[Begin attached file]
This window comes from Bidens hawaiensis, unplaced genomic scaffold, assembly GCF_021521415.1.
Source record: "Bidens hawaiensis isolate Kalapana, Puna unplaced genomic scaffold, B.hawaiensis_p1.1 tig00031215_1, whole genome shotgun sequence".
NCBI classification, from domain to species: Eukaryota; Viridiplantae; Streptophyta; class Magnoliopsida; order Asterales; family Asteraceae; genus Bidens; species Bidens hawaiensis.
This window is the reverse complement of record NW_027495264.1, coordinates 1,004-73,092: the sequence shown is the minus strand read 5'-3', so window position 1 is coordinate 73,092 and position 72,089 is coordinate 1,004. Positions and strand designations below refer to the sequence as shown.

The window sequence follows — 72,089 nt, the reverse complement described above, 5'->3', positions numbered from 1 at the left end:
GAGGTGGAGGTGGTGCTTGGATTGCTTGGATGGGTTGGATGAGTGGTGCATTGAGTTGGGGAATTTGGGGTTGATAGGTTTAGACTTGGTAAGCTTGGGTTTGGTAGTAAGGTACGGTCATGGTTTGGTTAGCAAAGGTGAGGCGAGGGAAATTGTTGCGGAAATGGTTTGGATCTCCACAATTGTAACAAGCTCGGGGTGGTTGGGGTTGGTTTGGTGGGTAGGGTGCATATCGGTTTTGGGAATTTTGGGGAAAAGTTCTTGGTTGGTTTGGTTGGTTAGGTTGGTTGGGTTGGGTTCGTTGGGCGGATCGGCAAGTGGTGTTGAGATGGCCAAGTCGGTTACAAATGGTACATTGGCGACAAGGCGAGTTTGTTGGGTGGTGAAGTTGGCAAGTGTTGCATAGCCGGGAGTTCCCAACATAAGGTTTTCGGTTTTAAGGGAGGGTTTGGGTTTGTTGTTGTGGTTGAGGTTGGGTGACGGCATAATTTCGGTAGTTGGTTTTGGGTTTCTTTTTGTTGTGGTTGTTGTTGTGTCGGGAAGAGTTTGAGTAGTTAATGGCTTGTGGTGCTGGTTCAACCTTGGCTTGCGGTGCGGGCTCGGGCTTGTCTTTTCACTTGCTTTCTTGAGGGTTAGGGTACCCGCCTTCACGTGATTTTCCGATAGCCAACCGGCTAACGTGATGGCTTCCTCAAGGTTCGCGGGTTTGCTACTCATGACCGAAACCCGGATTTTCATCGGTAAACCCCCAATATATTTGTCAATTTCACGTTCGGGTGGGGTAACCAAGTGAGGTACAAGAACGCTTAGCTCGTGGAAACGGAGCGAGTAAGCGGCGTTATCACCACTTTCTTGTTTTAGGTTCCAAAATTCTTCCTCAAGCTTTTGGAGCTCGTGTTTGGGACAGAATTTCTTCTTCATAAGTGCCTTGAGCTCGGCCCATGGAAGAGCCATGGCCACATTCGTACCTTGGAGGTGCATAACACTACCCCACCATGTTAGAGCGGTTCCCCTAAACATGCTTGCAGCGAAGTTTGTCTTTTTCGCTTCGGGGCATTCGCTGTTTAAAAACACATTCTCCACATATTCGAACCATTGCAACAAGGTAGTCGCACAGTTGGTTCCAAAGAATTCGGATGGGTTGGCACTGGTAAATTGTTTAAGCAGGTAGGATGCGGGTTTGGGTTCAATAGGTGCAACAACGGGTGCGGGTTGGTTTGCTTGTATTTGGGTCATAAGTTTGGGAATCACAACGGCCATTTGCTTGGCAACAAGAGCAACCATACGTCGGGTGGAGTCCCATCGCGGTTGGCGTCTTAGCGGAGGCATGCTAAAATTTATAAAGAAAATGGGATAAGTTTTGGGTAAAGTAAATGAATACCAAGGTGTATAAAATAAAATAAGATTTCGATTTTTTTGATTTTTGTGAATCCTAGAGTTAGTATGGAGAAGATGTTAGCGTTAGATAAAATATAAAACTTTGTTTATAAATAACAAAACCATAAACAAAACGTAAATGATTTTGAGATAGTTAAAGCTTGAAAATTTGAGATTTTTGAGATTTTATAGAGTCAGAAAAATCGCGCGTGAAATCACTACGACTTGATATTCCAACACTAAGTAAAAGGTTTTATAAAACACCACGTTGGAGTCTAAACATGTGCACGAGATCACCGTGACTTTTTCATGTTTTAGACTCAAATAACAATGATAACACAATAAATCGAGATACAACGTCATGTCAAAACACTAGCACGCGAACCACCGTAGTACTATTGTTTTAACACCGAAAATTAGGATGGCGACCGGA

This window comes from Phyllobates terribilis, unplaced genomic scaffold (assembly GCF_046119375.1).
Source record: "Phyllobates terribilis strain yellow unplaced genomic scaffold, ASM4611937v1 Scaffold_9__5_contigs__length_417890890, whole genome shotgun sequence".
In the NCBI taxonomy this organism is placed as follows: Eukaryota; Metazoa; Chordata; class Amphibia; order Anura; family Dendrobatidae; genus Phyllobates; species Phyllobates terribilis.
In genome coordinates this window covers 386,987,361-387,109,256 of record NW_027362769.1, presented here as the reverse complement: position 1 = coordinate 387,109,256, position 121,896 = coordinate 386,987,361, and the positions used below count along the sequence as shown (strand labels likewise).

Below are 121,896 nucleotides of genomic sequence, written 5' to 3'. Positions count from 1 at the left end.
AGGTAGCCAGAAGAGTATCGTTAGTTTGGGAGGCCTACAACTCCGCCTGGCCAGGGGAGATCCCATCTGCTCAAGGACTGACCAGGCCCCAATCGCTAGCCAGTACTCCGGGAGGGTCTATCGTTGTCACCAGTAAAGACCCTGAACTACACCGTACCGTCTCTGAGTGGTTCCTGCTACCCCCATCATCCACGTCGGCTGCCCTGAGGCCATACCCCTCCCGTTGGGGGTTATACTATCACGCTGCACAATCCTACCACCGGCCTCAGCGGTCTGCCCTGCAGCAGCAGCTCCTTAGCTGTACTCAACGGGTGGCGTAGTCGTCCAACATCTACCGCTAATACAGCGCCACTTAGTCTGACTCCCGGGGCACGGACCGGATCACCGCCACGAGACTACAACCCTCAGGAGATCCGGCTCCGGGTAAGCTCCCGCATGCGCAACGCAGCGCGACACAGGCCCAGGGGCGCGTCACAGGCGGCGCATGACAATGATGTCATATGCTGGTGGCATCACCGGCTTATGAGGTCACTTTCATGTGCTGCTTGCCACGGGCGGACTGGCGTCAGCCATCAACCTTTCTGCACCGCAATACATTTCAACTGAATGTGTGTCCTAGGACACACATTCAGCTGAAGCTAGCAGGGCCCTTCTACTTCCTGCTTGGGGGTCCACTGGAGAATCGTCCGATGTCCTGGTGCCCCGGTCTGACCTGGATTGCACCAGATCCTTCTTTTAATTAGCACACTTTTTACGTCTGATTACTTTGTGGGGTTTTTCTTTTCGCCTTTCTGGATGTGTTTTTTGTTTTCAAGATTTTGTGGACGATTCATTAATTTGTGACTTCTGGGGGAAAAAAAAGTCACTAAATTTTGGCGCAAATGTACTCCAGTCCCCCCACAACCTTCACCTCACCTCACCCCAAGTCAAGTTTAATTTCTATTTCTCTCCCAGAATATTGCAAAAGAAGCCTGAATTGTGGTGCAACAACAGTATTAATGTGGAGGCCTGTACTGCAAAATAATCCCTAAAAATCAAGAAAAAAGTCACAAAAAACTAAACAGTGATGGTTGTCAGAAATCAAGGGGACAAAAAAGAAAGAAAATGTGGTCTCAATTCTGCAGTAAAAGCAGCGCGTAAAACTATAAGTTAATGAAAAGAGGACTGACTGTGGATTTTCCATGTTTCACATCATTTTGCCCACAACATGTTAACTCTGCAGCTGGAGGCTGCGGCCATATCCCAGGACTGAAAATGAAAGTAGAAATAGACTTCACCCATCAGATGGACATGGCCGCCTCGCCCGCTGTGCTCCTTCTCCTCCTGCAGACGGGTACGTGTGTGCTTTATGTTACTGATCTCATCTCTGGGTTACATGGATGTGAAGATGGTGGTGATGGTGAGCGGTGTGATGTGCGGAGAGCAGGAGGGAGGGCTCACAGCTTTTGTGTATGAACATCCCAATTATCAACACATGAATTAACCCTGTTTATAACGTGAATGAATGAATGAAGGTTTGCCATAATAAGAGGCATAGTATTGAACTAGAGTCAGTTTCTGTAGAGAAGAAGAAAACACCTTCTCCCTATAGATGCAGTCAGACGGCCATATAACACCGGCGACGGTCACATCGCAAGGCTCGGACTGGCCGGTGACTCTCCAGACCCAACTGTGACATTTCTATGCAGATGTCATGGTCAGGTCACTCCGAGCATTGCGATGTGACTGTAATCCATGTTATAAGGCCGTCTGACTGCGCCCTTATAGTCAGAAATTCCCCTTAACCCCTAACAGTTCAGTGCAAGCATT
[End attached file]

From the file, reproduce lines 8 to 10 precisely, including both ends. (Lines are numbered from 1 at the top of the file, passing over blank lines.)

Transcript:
Source record: "Phyllobates terribilis strain yellow unplaced genomic scaffold, ASM4611937v1 Scaffold_9__5_contigs__length_417890890, whole genome shotgun sequence".
In the NCBI taxonomy this organism is placed as follows: Eukaryota; Metazoa; Chordata; class Amphibia; order Anura; family Dendrobatidae; genus Phyllobates; species Phyllobates terribilis.
In genome coordinates this window covers 386,987,361-387,109,256 of record NW_027362769.1, presented here as the reverse complement: position 1 = coordinate 387,109,256, position 121,896 = coordinate 386,987,361, and the positions used below count along the sequence as shown (strand labels likewise).